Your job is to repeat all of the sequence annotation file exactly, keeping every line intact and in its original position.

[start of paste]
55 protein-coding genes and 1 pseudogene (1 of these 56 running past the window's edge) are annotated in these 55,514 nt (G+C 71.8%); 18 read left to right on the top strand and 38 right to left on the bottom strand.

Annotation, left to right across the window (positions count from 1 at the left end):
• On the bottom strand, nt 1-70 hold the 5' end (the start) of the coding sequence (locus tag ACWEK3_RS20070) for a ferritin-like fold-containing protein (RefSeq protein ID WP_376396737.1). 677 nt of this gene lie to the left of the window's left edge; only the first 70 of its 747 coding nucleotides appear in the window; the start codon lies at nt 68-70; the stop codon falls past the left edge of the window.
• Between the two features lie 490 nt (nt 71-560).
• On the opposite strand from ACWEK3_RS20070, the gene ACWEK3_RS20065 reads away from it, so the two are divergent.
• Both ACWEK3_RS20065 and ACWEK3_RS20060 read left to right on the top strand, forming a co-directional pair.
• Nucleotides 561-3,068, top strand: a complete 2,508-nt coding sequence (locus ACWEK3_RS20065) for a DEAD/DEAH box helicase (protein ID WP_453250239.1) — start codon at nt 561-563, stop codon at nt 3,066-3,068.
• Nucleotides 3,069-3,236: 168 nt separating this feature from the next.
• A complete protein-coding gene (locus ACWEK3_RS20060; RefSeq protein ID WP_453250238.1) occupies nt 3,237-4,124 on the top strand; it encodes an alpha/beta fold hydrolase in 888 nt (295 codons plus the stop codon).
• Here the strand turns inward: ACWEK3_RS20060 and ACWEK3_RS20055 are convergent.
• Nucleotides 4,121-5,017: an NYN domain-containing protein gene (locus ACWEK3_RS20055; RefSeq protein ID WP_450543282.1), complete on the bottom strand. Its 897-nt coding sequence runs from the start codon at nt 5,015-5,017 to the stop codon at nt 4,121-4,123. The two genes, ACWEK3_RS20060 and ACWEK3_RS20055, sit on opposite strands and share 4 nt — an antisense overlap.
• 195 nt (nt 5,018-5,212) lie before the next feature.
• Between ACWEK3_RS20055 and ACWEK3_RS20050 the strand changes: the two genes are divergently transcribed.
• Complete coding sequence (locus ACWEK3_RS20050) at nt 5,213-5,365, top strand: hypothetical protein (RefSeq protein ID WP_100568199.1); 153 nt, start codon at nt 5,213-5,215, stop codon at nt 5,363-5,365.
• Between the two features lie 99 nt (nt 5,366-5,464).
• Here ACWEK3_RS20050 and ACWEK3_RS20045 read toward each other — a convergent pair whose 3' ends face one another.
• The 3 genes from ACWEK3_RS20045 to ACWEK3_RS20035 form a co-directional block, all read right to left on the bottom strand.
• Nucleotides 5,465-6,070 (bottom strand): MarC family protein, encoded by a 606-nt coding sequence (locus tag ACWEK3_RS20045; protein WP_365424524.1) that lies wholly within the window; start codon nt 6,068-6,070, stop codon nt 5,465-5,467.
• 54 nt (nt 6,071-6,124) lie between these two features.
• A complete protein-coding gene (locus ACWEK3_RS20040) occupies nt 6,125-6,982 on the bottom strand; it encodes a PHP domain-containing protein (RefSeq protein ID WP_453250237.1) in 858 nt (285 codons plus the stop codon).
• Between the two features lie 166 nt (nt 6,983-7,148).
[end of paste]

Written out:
55 protein-coding genes and 1 pseudogene (1 of these 56 running past the window's edge) are annotated in these 55,514 nt (G+C 71.8%); 18 read left to right on the top strand and 38 right to left on the bottom strand.

Annotation, left to right across the window (positions count from 1 at the left end):
• On the bottom strand, nt 1-70 hold the 5' end (the start) of the coding sequence (locus tag ACWEK3_RS20070) for a ferritin-like fold-containing protein (RefSeq protein ID WP_376396737.1). 677 nt of this gene lie to the left of the window's left edge; only the first 70 of its 747 coding nucleotides appear in the window; the start codon lies at nt 68-70; the stop codon falls past the left edge of the window.
• Between the two features lie 490 nt (nt 71-560).
• On the opposite strand from ACWEK3_RS20070, the gene ACWEK3_RS20065 reads away from it, so the two are divergent.
• Both ACWEK3_RS20065 and ACWEK3_RS20060 read left to right on the top strand, forming a co-directional pair.
• Nucleotides 561-3,068, top strand: a complete 2,508-nt coding sequence (locus ACWEK3_RS20065) for a DEAD/DEAH box helicase (protein ID WP_453250239.1) — start codon at nt 561-563, stop codon at nt 3,066-3,068.
• Nucleotides 3,069-3,236: 168 nt separating this feature from the next.
• A complete protein-coding gene (locus ACWEK3_RS20060; RefSeq protein ID WP_453250238.1) occupies nt 3,237-4,124 on the top strand; it encodes an alpha/beta fold hydrolase in 888 nt (295 codons plus the stop codon).
• Here the strand turns inward: ACWEK3_RS20060 and ACWEK3_RS20055 are convergent.
• Nucleotides 4,121-5,017: an NYN domain-containing protein gene (locus ACWEK3_RS20055; RefSeq protein ID WP_450543282.1), complete on the bottom strand. Its 897-nt coding sequence runs from the start codon at nt 5,015-5,017 to the stop codon at nt 4,121-4,123. The two genes, ACWEK3_RS20060 and ACWEK3_RS20055, sit on opposite strands and share 4 nt — an antisense overlap.
• 195 nt (nt 5,018-5,212) lie before the next feature.
• Between ACWEK3_RS20055 and ACWEK3_RS20050 the strand changes: the two genes are divergently transcribed.
• Complete coding sequence (locus ACWEK3_RS20050) at nt 5,213-5,365, top strand: hypothetical protein (RefSeq protein ID WP_100568199.1); 153 nt, start codon at nt 5,213-5,215, stop codon at nt 5,363-5,365.
• Between the two features lie 99 nt (nt 5,366-5,464).
• Here ACWEK3_RS20050 and ACWEK3_RS20045 read toward each other — a convergent pair whose 3' ends face one another.
• The 3 genes from ACWEK3_RS20045 to ACWEK3_RS20035 form a co-directional block, all read right to left on the bottom strand.
• Nucleotides 5,465-6,070 (bottom strand): MarC family protein, encoded by a 606-nt coding sequence (locus tag ACWEK3_RS20045; protein WP_365424524.1) that lies wholly within the window; start codon nt 6,068-6,070, stop codon nt 5,465-5,467.
• 54 nt (nt 6,071-6,124) lie between these two features.
• A complete protein-coding gene (locus ACWEK3_RS20040) occupies nt 6,125-6,982 on the bottom strand; it encodes a PHP domain-containing protein (RefSeq protein ID WP_453250237.1) in 858 nt (285 codons plus the stop codon).
• Between the two features lie 166 nt (nt 6,983-7,148).